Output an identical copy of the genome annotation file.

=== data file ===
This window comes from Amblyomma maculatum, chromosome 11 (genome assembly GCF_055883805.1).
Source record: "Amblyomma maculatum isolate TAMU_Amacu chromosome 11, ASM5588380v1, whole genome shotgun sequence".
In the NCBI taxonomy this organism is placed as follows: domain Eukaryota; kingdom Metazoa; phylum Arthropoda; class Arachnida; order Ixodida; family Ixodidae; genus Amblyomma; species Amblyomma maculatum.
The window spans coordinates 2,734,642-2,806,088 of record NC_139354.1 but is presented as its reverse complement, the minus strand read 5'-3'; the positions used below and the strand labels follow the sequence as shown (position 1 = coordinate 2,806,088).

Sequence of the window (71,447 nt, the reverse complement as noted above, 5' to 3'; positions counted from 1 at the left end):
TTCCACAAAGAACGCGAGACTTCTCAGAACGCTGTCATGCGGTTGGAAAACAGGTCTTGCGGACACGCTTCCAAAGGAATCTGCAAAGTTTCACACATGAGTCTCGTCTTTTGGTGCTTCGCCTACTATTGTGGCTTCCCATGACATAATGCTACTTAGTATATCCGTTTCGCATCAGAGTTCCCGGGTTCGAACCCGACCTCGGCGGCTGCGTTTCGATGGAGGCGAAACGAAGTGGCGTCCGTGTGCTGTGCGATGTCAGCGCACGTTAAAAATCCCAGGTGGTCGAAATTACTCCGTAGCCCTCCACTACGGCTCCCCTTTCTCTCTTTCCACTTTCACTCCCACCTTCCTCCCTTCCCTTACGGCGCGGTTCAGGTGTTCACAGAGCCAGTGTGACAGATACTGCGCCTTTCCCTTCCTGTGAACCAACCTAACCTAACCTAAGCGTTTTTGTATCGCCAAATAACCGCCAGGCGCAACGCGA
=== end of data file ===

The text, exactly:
This window comes from Amblyomma maculatum, chromosome 11 (genome assembly GCF_055883805.1).
Source record: "Amblyomma maculatum isolate TAMU_Amacu chromosome 11, ASM5588380v1, whole genome shotgun sequence".
In the NCBI taxonomy this organism is placed as follows: domain Eukaryota; kingdom Metazoa; phylum Arthropoda; class Arachnida; order Ixodida; family Ixodidae; genus Amblyomma; species Amblyomma maculatum.
The window spans coordinates 2,734,642-2,806,088 of record NC_139354.1 but is presented as its reverse complement, the minus strand read 5'-3'; the positions used below and the strand labels follow the sequence as shown (position 1 = coordinate 2,806,088).

Sequence of the window (71,447 nt, the reverse complement as noted above, 5' to 3'; positions counted from 1 at the left end):
TTCCACAAAGAACGCGAGACTTCTCAGAACGCTGTCATGCGGTTGGAAAACAGGTCTTGCGGACACGCTTCCAAAGGAATCTGCAAAGTTTCACACATGAGTCTCGTCTTTTGGTGCTTCGCCTACTATTGTGGCTTCCCATGACATAATGCTACTTAGTATATCCGTTTCGCATCAGAGTTCCCGGGTTCGAACCCGACCTCGGCGGCTGCGTTTCGATGGAGGCGAAACGAAGTGGCGTCCGTGTGCTGTGCGATGTCAGCGCACGTTAAAAATCCCAGGTGGTCGAAATTACTCCGTAGCCCTCCACTACGGCTCCCCTTTCTCTCTTTCCACTTTCACTCCCACCTTCCTCCCTTCCCTTACGGCGCGGTTCAGGTGTTCACAGAGCCAGTGTGACAGATACTGCGCCTTTCCCTTCCTGTGAACCAACCTAACCTAACCTAAGCGTTTTTGTATCGCCAAATAACCGCCAGGCGCAACGCGA